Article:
Does anyone have a list of the compliant, 100% egg white protein powders? 

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My wife and I just started Whole30 yesterday and have done a great job of preparing and planning our meals.  I know liquid food is NOT encouraged, but did see that the Whole30 101 page says 100% egg white protein is technically acceptable.  I am not looking at this for a meal replacement.  I just work out a lot and it is very intensive and want a post workout protein option.  Prior to the Whole30 I was taking a protein shake after my workouts and I don’t want to lose progress by not continuing now that I am on Whole30.

 

Does anyone have a list of the compliant, 100% egg white protein powders? 

 

The Whole30 recommendation is to take in actual food post workout--specifically starchy vegetables and lean protein. I would suggest at least trying those recommendations for 30 days before deciding to do something different.

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At the beginning of the week, grill several chicken breasts and roast a few sweet potatoes and/or beets. Pack in individual containers to grab out of the fridge when you go work out. Easy.

 

Even easier: Buy a compliant rotisserie chicken, strip the meat and pack in baggies. Buy canned sweet potatoes and portion out into tupperware containters. Take to the gym.

 

Don't forget your fork!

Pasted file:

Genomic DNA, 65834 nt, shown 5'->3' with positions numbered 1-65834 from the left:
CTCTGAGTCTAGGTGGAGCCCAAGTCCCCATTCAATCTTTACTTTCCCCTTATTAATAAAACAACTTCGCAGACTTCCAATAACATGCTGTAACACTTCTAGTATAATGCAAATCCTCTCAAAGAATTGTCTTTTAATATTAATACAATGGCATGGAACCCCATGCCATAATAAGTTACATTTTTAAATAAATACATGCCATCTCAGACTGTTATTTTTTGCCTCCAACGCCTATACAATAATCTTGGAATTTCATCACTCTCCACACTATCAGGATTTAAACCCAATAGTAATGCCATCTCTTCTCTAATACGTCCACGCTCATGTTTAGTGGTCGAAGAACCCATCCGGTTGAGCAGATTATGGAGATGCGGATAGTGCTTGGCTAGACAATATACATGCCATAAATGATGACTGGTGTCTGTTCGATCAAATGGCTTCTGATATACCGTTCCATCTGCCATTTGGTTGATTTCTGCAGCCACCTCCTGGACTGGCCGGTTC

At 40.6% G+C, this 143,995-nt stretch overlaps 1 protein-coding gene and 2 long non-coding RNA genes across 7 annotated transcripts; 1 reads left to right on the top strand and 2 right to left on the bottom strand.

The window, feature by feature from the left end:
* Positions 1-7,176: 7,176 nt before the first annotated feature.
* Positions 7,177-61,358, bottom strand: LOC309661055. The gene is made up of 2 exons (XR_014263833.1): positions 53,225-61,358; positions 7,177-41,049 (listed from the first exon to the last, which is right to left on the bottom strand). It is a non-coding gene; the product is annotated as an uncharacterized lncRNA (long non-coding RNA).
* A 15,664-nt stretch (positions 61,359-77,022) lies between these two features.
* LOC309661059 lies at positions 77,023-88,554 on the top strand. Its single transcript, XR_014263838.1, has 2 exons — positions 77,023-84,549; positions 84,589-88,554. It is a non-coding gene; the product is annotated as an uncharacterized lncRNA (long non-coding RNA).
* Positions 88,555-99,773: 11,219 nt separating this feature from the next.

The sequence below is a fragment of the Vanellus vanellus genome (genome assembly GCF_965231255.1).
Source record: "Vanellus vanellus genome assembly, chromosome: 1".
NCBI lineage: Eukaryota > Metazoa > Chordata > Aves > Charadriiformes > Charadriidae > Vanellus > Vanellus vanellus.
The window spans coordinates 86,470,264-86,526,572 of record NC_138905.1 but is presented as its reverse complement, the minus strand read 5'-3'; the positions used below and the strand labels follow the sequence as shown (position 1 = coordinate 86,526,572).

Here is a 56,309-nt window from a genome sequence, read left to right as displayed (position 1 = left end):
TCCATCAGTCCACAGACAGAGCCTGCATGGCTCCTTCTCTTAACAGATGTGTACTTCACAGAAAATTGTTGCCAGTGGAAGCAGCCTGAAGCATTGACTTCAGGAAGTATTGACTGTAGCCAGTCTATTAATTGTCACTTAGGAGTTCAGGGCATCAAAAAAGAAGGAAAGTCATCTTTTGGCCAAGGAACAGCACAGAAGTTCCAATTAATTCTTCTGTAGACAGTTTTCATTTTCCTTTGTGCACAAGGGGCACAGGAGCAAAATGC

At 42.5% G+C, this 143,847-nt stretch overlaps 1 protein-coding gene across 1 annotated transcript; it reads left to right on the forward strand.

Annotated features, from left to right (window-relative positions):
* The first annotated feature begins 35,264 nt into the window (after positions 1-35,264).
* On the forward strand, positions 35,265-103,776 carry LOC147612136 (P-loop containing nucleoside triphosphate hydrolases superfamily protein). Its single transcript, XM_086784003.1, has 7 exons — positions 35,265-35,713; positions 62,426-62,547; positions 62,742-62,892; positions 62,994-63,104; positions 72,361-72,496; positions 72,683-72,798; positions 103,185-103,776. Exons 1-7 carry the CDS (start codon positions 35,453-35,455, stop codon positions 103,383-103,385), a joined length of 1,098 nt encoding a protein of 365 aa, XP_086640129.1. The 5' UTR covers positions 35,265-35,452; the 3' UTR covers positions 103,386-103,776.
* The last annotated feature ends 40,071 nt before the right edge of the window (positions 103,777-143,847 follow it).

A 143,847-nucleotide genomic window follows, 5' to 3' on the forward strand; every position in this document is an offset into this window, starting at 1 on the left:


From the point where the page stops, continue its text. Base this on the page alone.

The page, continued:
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At the beginning of the week, grill several chicken breasts and roast a few sweet potatoes and/or beets. Pack in individual containers to grab out of the fridge when you go work out. Easy.

 

Even easier: Buy a compliant rotisserie chicken, strip the meat and pack in baggies. Buy canned sweet potatoes and portion out into tupperware containters. Take to the gym.

 

Don't forget your fork!

 

Thank you for the response.  I am not intentionally trying to do something different.  I just have a routine for working out and want to stick to that.  I work out 4:30pm-5:30pm and on my way home have a protein shake within 15 minutes of the workout.  Then when I get home I cook dinner with my wife and we eat together.  Eating actual food like the lean protein and starchy vegetables immediately post workout will make it so I won’t eat dinner until very late, which I do not want to do right before I go to bed.  So that’s my dilemma and the reason I asked the question.  Simply put I am not going to eat a meal after I work out in order to get the protein I want and was wondering if there is a list of the acceptable proteins.  If there is not, that's fine I will do some research.  I was just hoping there was so I can save myself some time.